On day 3 i visited a town called Haarlem, this is another pretty town (ok, you are getting the idea lol…Holland is a beautiful place to go and visit). The history of Holland is worth reading up on. This town was occupied by the Germans during World War II, and so has a story to tell. To learn a bit of it’s history we visited a house /museum at Barteljorisstraat 19, 2011 RA Haarlem called the Corrie Ten Boom House. This was originally a watch shop and home (the home is attached behind and above the shop) that was lived in by Corrie Ten Boom and her family. She was a Dutch Christian who, along with other family members, helped Jews escape the Nazis during World War II. Her family acted as a ‘safe house’ and refuge for Jews during the occupation. A secret room was built in Corrie’s bedroom to hide the Jews in. It was small (no wider than a young man’s shoulders and long enough to hold 6 people (cramped). A buzzer was also installed to alert everyone of danger. Hundreds of Jewish people were saved by this family. Ultimately, Corrie and her family were arrested after being betrayed by a fellow Dutch countryman. The day they were arrested Corrie had been ill and was in bed. The man who betrayed them came to the house seeking help from her family to get his wife released (whom he said had been arrested). He said he needed money and knew that they helped Jews, so could they help him. He was sent upstairs to see Corrie. Though she said there was something odd about the man’s eyes, she offered to help. He left the house and later the Nazis came to the house. Fortunately Corrie and her family had enough time to hide the Jews who were in the house, in the secret room. The Nazis came, arrested Corrie and her family and searched the house for the Jews, but didn’t find the hiding place (which was behind a solid wall with access via a linen closet). The family were taken to concentration camps and all died except for Corrie. (The 6 Jews, who were hiding in the house, were later rescued by the Resistance 3 days later). Corrie was released unexpectedly soon after her sister died (10 months after they were arrested) and just before the Nazis made a new rule of sending all women over 45 years to the gas chamber (Corrie was 50 years old). As a Christian Corrie could see God’s hand in all that happened and, while her sister was alive, was continually reminded by her sister that Jesus is Victor (they had a plaque on the wall in their house that reminded them of this as they grew up) and that one day they would tell the world their story and what God had done for them during this time. As i mentioned, only Corrie survived but she spent the rest of her life travelling around the world and sharing her story of Jesus’ victory. This is a great place to visit, you will see the small space the Jews hid in and also have a tour of the home. Entry and tour is free and the tour lasts about an hour. You will find the entry to the house behind the watch shop, be there early as they only let in 20 people at a time for a tour.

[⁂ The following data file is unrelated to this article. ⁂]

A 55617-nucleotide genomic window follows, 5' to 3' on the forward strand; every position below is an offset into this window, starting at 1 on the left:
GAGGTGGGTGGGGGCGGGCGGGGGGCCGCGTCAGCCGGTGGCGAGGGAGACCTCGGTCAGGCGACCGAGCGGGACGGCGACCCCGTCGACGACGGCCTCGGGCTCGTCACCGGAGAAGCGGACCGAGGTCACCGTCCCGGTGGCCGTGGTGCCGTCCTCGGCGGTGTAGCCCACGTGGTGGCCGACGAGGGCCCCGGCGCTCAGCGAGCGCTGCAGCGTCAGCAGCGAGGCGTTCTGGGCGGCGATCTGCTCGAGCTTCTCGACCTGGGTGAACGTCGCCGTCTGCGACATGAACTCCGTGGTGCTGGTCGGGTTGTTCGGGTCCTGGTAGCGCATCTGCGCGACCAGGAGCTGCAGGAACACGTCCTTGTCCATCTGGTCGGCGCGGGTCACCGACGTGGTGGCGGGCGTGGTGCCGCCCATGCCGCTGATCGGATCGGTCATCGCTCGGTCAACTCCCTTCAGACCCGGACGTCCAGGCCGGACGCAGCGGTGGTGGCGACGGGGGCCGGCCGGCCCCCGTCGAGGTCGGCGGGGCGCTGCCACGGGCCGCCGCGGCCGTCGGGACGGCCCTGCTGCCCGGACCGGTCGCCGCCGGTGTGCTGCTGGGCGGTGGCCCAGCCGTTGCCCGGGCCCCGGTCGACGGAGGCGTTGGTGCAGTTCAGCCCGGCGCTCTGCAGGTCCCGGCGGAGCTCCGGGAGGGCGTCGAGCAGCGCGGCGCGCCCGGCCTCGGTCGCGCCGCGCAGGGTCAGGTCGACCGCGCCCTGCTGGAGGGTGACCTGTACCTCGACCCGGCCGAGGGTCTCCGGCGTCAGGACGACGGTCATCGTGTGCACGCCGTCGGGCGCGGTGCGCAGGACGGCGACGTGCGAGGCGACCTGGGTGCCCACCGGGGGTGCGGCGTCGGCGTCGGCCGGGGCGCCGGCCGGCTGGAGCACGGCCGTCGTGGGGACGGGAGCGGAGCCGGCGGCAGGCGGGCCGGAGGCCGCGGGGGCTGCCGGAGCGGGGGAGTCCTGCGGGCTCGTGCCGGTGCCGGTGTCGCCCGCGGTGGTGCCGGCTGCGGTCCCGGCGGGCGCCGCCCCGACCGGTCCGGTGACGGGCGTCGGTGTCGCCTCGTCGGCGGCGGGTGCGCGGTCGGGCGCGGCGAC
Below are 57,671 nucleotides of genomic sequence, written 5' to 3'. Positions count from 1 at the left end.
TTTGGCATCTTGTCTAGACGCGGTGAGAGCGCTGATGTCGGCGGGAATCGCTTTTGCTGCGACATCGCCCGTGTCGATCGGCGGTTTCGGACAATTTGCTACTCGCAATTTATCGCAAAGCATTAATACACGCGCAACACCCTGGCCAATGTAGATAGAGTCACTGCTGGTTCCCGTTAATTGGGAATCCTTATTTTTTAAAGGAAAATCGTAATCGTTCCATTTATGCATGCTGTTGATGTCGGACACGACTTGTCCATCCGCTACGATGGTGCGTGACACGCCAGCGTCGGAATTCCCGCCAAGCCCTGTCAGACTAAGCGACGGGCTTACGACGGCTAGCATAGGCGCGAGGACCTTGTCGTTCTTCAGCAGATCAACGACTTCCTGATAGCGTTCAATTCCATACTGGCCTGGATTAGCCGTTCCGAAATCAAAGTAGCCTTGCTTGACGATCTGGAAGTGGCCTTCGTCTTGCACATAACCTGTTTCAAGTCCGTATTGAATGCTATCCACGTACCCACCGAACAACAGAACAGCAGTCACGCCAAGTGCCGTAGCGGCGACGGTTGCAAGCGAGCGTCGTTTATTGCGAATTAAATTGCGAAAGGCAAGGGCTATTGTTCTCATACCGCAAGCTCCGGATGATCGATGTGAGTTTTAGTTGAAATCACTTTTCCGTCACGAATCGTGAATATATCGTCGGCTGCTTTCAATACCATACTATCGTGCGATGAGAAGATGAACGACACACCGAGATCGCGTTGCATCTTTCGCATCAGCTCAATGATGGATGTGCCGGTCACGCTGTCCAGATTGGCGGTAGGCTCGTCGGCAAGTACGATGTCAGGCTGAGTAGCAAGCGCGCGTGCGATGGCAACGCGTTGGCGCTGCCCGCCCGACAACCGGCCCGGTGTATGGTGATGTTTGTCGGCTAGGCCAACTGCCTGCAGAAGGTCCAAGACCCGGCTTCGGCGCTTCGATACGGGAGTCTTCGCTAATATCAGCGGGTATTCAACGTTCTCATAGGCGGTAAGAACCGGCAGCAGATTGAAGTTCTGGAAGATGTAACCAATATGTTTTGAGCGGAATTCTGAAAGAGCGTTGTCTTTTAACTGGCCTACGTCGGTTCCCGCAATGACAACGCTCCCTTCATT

The plaque translated as ‘Jesus is Victor’
The rest of my time in Haarlem was spent looking at shops etc. went into my first Lush store (lol ok this information is probably only for you female readers), great place and the prices are considerably cheaper than in America.
I spent 5 days in Holland with some friends and was very impressed by it. I got there, from Germany, by train which took me approx 6hrs. The journey was an easy one and took me past bulb fields full of flowers, which was stunning
The first thing you notice about Holland is how flat it is and the many canals, this is due to a lot of the land being reclaimed from the sea. Holland is a very beautiful place and I am so glad I got to visit it and one of my old students who lives there now. I stayed in Hoofddorp, a town outside of Amsterdam, this is a great town to use as a base…easy access into Amsterdam and near the Keukenhof garden – a must see place in Spring. This is a garden surrounded by bulb fields, that comes to life in Spring with masses of flower beds. It has more than 7 million tulips, daffodils and hyacinths that fill over 32 hectares. You will also see a windmill and exhibitions here. My advice is set aside at least half a day to go around this garden. It cost 16€ to get in and was well worth it. We cycled from Hoofddorp to the gardens (quite a feat for someone who hasn’t cycled in a few years lol) but, it was definitely the best way to get there. You cycle past the canals, bulb fields, through pretty towns with places to stop and eat or buy cheese (at a much lower price than the main cities). Kinda got me back into wanting to cycle more lol.
Talking about cycling; well you will probably be stunned at how many bikes are used here, but then again who wouldn’t cycle in a flat country 😉 It’s great to see the kids going to school on their bikes, or parents using the special child carrying bikes (see below). And not surprisingly, I didn’t see many people who were obese here. It’s a good, healthy lifestyle.
On my first day in Holland I went into Amsterdam, a city with a lot of character and many old buildings. I went to the Rijksmuseum, a great museum to visit and one that would take about 2 or more hours to walk around. It has a heap of paintings, statues, furniture etc to see. I didn’t go to the Van Gogh museum because all lines were too long and in honesty I didn’t have the patience to wait in a queue for up to an hour lol, I wanted to explore. So, off i walked into the city centre. It only took me about 35 mins and was a really nice walk along the canals, past the bulb market (well worth walking around), past the cheese shops (SOOO many of these, and all with free sampling…yum) down the main street with a heap of shops to explore.
This is the bulb market